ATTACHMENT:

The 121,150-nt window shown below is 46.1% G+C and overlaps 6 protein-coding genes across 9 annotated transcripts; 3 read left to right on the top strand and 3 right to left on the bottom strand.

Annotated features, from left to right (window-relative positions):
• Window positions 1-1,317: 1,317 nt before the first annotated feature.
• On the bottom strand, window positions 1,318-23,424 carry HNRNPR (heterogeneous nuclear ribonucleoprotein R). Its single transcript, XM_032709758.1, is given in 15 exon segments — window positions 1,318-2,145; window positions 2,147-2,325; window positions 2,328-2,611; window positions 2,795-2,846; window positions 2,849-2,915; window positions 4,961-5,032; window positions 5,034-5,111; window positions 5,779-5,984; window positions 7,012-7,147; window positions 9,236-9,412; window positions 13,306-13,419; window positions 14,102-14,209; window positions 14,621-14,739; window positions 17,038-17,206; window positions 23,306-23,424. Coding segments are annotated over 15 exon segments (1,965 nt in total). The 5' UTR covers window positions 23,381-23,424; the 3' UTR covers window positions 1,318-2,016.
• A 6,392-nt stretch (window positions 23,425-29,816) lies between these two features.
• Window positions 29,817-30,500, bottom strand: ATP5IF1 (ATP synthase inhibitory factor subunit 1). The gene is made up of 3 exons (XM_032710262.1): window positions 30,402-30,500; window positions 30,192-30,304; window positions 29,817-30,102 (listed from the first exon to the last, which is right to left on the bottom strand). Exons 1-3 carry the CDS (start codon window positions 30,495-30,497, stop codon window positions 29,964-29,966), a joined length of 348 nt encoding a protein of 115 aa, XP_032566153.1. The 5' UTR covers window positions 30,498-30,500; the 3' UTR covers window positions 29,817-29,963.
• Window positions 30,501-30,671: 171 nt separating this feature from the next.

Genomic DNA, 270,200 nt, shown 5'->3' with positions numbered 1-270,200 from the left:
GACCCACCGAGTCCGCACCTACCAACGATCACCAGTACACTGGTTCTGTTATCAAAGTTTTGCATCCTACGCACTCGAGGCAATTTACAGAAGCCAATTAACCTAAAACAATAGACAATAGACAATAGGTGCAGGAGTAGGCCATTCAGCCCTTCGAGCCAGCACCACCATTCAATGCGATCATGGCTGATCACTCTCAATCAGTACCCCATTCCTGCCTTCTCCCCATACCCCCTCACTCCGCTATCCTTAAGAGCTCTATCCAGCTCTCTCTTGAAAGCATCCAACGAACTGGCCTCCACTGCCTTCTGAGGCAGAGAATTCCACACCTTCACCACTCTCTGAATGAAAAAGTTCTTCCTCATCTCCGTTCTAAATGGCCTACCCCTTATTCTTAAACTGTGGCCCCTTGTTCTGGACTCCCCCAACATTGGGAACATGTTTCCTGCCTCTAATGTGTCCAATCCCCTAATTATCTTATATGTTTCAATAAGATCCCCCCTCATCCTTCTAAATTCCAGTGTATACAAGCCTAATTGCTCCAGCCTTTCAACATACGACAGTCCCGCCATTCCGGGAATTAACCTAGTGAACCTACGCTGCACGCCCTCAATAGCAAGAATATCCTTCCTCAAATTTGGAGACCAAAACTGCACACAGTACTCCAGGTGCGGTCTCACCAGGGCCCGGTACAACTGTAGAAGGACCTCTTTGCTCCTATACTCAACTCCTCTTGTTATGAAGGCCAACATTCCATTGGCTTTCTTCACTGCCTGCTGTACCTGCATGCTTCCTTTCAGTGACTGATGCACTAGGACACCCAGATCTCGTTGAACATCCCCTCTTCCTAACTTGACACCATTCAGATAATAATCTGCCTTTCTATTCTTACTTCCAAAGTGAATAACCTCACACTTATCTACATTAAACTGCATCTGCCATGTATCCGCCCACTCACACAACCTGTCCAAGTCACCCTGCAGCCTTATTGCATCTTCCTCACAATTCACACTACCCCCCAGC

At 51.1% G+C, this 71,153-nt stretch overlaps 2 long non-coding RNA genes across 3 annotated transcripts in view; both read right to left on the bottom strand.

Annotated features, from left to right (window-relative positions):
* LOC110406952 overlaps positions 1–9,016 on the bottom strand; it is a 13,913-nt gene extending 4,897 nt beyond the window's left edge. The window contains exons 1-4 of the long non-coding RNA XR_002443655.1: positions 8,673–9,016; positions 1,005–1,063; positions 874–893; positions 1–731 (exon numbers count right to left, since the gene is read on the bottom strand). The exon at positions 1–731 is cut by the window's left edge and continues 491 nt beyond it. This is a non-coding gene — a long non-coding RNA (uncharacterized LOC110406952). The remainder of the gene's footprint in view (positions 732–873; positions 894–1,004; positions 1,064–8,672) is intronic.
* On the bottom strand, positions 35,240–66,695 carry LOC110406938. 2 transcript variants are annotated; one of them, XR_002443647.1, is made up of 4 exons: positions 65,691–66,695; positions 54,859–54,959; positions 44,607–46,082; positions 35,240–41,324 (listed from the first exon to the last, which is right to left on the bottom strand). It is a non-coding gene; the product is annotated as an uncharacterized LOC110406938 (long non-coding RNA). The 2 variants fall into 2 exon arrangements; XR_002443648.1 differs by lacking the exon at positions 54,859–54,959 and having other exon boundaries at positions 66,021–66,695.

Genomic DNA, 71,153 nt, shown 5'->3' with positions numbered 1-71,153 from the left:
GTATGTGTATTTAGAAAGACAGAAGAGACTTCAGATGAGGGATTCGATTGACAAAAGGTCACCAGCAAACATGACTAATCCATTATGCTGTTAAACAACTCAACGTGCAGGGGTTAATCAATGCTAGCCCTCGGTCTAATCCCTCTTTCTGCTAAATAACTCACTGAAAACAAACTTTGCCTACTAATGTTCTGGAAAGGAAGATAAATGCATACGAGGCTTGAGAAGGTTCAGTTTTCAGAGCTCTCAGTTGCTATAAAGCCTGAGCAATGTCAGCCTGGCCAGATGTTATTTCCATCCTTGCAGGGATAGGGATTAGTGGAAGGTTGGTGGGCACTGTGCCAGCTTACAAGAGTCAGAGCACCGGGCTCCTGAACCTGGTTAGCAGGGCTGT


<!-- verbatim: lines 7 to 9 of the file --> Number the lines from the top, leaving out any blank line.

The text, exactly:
• Window positions 30,501-30,671: 171 nt separating this feature from the next.

Genomic DNA, 270,200 nt, shown 5'->3' with positions numbered 1-270,200 from the left:
GACCCACCGAGTCCGCACCTACCAACGATCACCAGTACACTGGTTCTGTTATCAAAGTTTTGCATCCTACGCACTCGAGGCAATTTACAGAAGCCAATTAACCTAAAACAATAGACAATAGACAATAGGTGCAGGAGTAGGCCATTCAGCCCTTCGAGCCAGCACCACCATTCAATGCGATCATGGCTGATCACTCTCAATCAGTACCCCATTCCTGCCTTCTCCCCATACCCCCTCACTCCGCTATCCTTAAGAGCTCTATCCAGCTCTCTCTTGAAAGCATCCAACGAACTGGCCTCCACTGCCTTCTGAGGCAGAGAATTCCACACCTTCACCACTCTCTGAATGAAAAAGTTCTTCCTCATCTCCGTTCTAAATGGCCTACCCCTTATTCTTAAACTGTGGCCCCTTGTTCTGGACTCCCCCAACATTGGGAACATGTTTCCTGCCTCTAATGTGTCCAATCCCCTAATTATCTTATATGTTTCAATAAGATCCCCCCTCATCCTTCTAAATTCCAGTGTATACAAGCCTAATTGCTCCAGCCTTTCAACATACGACAGTCCCGCCATTCCGGGAATTAACCTAGTGAACCTACGCTGCACGCCCTCAATAGCAAGAATATCCTTCCTCAAATTTGGAGACCAAAACTGCACACAGTACTCCAGGTGCGGTCTCACCAGGGCCCGGTACAACTGTAGAAGGACCTCTTTGCTCCTATACTCAACTCCTCTTGTTATGAAGGCCAACATTCCATTGGCTTTCTTCACTGCCTGCTGTACCTGCATGCTTCCTTTCAGTGACTGATGCACTAGGACACCCAGATCTCGTTGAACATCCCCTCTTCCTAACTTGACACCATTCAGATAATAATCTGCCTTTCTATTCTTACTTCCAAAGTGAATAACCTCACACTTATCTACATTAAACTGCATCTGCCATGTATCCGCCCACTCACACAACCTGTCCAAGTCACCCTGCAGCCTTATTGCATCTTCCTCACAATTCACACTACCCCCCAGC